Graphid lichens

Graphid or script lichens.

These are ascolichens (fungal component an Ascomycete) in which the fungal apotheca (fruit bodies)
    can resemble writing.

They are a form of crustose lichen and occur in two orders of the Subphylum Pezizomycotina – the Ostropales
    including the family Graphidaceae and some in the Order Arthoniales.

Graphidaceae has about 71 genera with over 2000 species – the largest group of all the lichenised fungi.

They grow mainly on plants but also on rocks.

The thallus may be white, grey, brownish, shades of yellow and green but also other bright colours.
It has no, or only a rudimentary cortex and is usually thin and firmly attached to the substrate.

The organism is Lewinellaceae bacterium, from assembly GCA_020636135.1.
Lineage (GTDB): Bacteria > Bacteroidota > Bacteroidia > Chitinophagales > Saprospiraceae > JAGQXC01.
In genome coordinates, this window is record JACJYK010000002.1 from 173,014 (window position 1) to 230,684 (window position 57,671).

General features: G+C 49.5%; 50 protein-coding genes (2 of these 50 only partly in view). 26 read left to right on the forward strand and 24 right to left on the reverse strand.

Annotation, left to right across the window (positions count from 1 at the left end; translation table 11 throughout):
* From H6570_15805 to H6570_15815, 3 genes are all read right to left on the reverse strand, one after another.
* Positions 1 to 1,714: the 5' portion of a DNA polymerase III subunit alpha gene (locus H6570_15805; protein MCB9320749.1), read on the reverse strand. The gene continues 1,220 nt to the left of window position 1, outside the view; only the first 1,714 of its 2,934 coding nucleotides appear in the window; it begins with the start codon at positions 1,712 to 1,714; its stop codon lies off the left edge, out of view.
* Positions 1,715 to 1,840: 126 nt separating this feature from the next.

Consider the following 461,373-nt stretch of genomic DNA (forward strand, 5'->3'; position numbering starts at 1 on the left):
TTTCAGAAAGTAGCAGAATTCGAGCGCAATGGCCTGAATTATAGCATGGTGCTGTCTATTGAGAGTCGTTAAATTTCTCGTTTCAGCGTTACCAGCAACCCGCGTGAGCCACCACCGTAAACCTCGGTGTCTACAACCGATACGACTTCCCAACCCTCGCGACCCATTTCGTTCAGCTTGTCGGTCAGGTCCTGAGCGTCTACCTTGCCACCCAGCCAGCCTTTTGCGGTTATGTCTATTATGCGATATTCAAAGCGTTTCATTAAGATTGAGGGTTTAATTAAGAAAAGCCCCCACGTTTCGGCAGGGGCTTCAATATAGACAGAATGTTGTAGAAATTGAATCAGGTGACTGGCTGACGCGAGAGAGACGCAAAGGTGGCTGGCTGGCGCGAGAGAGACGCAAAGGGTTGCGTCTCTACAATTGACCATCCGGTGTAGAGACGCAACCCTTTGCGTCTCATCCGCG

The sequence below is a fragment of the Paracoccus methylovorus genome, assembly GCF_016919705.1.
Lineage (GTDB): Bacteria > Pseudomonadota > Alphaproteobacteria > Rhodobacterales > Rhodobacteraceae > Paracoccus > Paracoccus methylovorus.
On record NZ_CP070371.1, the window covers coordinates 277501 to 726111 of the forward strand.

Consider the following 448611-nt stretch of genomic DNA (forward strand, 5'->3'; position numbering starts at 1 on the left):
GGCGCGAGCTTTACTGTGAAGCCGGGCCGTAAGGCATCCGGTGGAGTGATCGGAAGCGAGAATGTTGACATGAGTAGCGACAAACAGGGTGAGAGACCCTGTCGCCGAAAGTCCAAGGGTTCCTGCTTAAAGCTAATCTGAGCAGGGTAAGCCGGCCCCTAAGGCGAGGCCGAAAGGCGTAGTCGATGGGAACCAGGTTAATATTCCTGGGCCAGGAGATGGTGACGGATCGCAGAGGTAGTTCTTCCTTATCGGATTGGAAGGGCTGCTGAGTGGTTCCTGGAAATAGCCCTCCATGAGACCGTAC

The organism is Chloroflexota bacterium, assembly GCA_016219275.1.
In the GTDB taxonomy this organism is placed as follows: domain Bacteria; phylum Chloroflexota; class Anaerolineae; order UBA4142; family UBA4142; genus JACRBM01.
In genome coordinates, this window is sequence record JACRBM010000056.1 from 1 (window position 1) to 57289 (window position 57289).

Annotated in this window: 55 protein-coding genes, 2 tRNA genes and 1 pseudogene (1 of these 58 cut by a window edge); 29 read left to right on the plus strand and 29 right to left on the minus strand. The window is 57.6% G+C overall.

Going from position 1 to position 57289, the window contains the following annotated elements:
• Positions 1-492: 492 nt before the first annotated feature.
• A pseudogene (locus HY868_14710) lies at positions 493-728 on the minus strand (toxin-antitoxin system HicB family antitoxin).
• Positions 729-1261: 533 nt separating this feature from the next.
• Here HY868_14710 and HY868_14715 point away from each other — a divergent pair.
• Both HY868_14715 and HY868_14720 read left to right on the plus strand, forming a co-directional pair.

The surface may be shiny or matt, flat, rough or unevenly thickened.

The apotheca may be the same colour as the thallus or different and scattered or clustered.

Characteristic graphid apotheca, known as lirellae, are long and narrow, straight or curved, star-shaped,
    branched or slit-like.
Other apotheca are rounded or form small heaps.

They are often about 2 to 3 mm in size but can be 6 to 10 mm.
They may lie on the surface or partly in the thallus.

The spore bearing hymenium may be exposed or largely covered by the edges of the apothecium.

Many species are often found growing in the same area and where they meet there is often a black boundary
    between them due to the prothallus around each becoming more obvious.

The prothallus is a rim of hyphae without any photobiont and may be white or reddish as well as black.